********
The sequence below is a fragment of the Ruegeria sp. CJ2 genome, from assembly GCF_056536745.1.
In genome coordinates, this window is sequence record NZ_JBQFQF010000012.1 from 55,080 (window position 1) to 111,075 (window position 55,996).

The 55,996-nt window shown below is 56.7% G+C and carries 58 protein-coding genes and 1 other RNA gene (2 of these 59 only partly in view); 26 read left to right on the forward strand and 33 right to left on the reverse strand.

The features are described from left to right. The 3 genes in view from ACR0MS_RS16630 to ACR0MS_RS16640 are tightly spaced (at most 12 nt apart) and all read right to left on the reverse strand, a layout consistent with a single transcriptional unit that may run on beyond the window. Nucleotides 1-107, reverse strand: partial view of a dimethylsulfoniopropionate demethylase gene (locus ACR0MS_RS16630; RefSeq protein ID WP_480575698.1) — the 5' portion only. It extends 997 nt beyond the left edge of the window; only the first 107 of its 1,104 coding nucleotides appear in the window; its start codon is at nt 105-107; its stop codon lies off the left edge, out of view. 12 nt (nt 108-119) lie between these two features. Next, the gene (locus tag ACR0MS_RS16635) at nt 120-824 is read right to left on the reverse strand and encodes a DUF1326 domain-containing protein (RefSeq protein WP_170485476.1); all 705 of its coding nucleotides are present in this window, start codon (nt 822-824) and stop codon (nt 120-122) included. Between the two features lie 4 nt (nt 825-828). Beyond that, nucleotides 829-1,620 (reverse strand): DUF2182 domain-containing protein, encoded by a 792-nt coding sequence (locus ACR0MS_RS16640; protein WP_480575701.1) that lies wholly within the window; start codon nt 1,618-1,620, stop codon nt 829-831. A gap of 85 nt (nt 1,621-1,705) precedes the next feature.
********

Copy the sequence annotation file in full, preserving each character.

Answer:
The sequence below is a fragment of the Ruegeria sp. CJ2 genome, from assembly GCF_056536745.1.
In genome coordinates, this window is sequence record NZ_JBQFQF010000012.1 from 55,080 (window position 1) to 111,075 (window position 55,996).

The 55,996-nt window shown below is 56.7% G+C and carries 58 protein-coding genes and 1 other RNA gene (2 of these 59 only partly in view); 26 read left to right on the forward strand and 33 right to left on the reverse strand.

The features are described from left to right. The 3 genes in view from ACR0MS_RS16630 to ACR0MS_RS16640 are tightly spaced (at most 12 nt apart) and all read right to left on the reverse strand, a layout consistent with a single transcriptional unit that may run on beyond the window. Nucleotides 1-107, reverse strand: partial view of a dimethylsulfoniopropionate demethylase gene (locus ACR0MS_RS16630; RefSeq protein ID WP_480575698.1) — the 5' portion only. It extends 997 nt beyond the left edge of the window; only the first 107 of its 1,104 coding nucleotides appear in the window; its start codon is at nt 105-107; its stop codon lies off the left edge, out of view. 12 nt (nt 108-119) lie between these two features. Next, the gene (locus tag ACR0MS_RS16635) at nt 120-824 is read right to left on the reverse strand and encodes a DUF1326 domain-containing protein (RefSeq protein WP_170485476.1); all 705 of its coding nucleotides are present in this window, start codon (nt 822-824) and stop codon (nt 120-122) included. Between the two features lie 4 nt (nt 825-828). Beyond that, nucleotides 829-1,620 (reverse strand): DUF2182 domain-containing protein, encoded by a 792-nt coding sequence (locus ACR0MS_RS16640; protein WP_480575701.1) that lies wholly within the window; start codon nt 1,618-1,620, stop codon nt 829-831. A gap of 85 nt (nt 1,621-1,705) precedes the next feature.